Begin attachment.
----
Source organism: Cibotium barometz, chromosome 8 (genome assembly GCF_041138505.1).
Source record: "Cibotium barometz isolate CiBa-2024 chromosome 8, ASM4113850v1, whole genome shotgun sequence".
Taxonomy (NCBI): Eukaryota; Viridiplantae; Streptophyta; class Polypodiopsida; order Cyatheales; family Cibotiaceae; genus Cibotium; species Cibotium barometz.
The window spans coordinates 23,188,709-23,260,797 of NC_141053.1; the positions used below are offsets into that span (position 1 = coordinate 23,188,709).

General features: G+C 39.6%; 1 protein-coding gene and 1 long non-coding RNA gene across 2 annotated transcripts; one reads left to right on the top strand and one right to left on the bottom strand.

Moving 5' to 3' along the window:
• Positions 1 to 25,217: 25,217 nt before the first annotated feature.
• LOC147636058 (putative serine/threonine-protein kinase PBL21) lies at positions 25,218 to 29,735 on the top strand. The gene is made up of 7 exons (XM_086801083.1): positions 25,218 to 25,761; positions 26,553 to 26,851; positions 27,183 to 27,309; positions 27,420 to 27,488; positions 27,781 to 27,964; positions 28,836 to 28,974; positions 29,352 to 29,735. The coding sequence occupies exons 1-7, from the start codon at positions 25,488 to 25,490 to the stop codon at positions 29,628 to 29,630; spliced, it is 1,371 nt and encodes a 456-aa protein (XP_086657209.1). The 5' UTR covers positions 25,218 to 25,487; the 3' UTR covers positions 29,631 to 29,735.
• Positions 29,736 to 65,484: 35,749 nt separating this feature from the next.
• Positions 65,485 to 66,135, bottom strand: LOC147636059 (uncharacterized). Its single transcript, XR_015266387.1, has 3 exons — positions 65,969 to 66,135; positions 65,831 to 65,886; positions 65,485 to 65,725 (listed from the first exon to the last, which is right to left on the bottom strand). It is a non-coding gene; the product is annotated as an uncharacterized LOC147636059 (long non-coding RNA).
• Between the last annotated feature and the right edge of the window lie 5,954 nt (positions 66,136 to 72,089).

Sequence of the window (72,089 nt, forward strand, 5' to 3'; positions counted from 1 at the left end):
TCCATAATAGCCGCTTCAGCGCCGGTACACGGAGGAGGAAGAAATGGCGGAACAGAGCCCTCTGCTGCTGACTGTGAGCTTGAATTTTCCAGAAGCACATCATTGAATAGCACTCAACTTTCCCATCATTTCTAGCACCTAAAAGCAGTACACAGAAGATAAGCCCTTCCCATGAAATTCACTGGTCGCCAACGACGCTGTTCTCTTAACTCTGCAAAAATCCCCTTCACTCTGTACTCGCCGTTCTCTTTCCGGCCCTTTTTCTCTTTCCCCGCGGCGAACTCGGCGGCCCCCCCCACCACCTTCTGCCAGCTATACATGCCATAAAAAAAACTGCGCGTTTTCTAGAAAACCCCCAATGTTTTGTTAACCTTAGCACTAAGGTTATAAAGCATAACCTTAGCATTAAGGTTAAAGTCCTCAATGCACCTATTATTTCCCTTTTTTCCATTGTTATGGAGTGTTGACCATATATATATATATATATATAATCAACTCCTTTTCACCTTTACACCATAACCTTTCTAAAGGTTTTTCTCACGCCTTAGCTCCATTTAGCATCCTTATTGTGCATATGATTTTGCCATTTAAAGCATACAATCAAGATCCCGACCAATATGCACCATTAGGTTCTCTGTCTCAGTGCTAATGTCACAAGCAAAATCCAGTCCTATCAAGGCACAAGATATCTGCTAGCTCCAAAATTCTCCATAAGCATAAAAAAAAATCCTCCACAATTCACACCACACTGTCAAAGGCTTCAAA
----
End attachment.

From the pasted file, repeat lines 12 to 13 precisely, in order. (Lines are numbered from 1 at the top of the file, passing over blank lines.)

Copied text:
Sequence of the window (72,089 nt, forward strand, 5' to 3'; positions counted from 1 at the left end):
TCCATAATAGCCGCTTCAGCGCCGGTACACGGAGGAGGAAGAAATGGCGGAACAGAGCCCTCTGCTGCTGACTGTGAGCTTGAATTTTCCAGAAGCACATCATTGAATAGCACTCAACTTTCCCATCATTTCTAGCACCTAAAAGCAGTACACAGAAGATAAGCCCTTCCCATGAAATTCACTGGTCGCCAACGACGCTGTTCTCTTAACTCTGCAAAAATCCCCTTCACTCTGTACTCGCCGTTCTCTTTCCGGCCCTTTTTCTCTTTCCCCGCGGCGAACTCGGCGGCCCCCCCCACCACCTTCTGCCAGCTATACATGCCATAAAAAAAACTGCGCGTTTTCTAGAAAACCCCCAATGTTTTGTTAACCTTAGCACTAAGGTTATAAAGCATAACCTTAGCATTAAGGTTAAAGTCCTCAATGCACCTATTATTTCCCTTTTTTCCATTGTTATGGAGTGTTGACCATATATATATATATATATATAATCAACTCCTTTTCACCTTTACACCATAACCTTTCTAAAGGTTTTTCTCACGCCTTAGCTCCATTTAGCATCCTTATTGTGCATATGATTTTGCCATTTAAAGCATACAATCAAGATCCCGACCAATATGCACCATTAGGTTCTCTGTCTCAGTGCTAATGTCACAAGCAAAATCCAGTCCTATCAAGGCACAAGATATCTGCTAGCTCCAAAATTCTCCATAAGCATAAAAAAAAATCCTCCACAATTCACACCACACTGTCAAAGGCTTCAAA